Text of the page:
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Seven out of ten Brits concerned for their identity

12 July 2005

Nearly 75 per cent of Britons are concerned their ID may be stolen but less than 19 per cent know exactly what they need to do to stop ID thieves according to the latest research from credit reference agency MyCallcredit.

Women are more concerned than men about ID theft with 79.3 per cent saying they were very or slightly concerned compared to only 68.8 per cent of men. But in contrast they are more savvy about what they need to do to protect themselves.

And remarkably more than 70 per cent of people in the UK think they would be aware if someone had stolen their identity within a couple of weeks. In reality it can take months or even years for someone to discover they've been a victim of identity theft.

MyCallcredit director Alison Nicholson says:

"People are clearly concerned about having their identity stolen and the figures show they have reason to be - ID theft has increased by 600 per cent over the last five years.

"However, our research also shows that when asked about what they should do to protect themselves the majority of people correctly say they should shred financial documents, check their credit file regularly and cancel unused credit facilities.

"All we need to do now is encourage people to take those steps to significantly reduce the likelihood of them becoming victims of ID fraud."

Key Findings
  • People in Yorkshire and Scotland are most worried about having their ID stolen with 51.1 per cent and 53.1 per cent respectively saying they were very concerned about ID theft compared to the national average of 40.9 per cent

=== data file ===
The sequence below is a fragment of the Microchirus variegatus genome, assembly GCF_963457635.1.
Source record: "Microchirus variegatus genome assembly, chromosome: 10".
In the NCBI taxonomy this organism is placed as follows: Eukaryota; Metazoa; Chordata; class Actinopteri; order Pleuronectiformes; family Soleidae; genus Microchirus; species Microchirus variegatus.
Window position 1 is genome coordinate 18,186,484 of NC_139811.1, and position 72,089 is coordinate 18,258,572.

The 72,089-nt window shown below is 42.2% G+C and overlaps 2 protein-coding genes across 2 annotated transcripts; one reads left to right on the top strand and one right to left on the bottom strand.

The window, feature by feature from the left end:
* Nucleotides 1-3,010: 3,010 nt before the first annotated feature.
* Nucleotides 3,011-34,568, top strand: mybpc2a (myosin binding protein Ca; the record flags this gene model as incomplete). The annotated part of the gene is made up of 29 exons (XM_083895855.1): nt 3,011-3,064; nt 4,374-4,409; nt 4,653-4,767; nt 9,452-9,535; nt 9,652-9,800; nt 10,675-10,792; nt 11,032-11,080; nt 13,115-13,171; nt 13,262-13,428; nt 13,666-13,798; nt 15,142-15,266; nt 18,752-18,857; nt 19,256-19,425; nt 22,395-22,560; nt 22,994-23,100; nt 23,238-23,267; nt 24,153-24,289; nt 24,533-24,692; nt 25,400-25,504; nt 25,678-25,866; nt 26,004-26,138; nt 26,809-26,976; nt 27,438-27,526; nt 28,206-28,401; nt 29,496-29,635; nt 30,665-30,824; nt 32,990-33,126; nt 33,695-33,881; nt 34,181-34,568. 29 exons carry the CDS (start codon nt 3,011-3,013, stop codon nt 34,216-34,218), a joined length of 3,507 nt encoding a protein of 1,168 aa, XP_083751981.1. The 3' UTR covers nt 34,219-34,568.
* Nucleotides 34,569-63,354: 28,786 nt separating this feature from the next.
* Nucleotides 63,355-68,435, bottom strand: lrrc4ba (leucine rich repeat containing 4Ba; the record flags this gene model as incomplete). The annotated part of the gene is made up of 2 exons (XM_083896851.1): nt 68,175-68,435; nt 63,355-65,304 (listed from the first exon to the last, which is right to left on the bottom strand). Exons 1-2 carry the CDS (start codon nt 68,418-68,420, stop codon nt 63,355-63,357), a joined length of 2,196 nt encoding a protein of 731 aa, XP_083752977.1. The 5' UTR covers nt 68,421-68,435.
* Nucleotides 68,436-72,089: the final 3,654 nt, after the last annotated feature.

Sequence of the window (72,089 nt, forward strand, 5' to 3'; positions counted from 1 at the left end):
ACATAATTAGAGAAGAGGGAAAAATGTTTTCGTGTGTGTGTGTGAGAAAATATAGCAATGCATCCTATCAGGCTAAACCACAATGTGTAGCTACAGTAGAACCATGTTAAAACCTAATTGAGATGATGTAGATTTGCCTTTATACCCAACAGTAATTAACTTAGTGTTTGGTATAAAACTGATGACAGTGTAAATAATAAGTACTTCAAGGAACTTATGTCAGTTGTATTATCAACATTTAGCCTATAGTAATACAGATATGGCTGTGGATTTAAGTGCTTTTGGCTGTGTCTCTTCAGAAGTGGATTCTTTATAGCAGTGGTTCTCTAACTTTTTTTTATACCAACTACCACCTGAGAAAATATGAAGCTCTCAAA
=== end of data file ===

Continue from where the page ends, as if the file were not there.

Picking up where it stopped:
• Those in the East of England are least concerned about having their identity stolen with only 29.4 per cent saying they were very concerned.
  • Women are more concerned about having their identity stolen than men, 79.3 per cent against 68.8 per cent.
  • Those aged 45 to 54 were the most concerned about having their identity stolen with 52.4 per cent saying they were very concerned.
  • Younger people, aged between 16 and 24 were the least concerned about having their ID stolen with only 18.3 per cent saying they were very concerned.
  • More than 10 per cent more women than men identified that shredding financial documents would help to prevent ID theft.
  • 42.6 per cent of the population thought they would become aware in a matter of days if their identity had been stolen.
  • Only 24.1 per cent of people said they were not sure when they'd become aware their identity had been stolen.
How to protect yourself form ID fraud
  • Shred any personal documents before disposing of them.
  • Be vigilant, log on to www.mycallcredit.com and check your credit file.
  • Write to lenders who are listing a credit facility you don't want and cancel it.
  • When you cut up a card or stop using it inform the lender.
Editors Notes
  1. The research was carried out by NEMS market research for Callcredit between 5 and 13 July 2005 among a representative sample of 1000 people.
  2. A report by personal protection advisers, the CPP Group found that it took 480 days or 16 months to discover identity theft.
  3. It can take a typical ID fraud victim 60 hours to prove their innocence (Source CIFAS).

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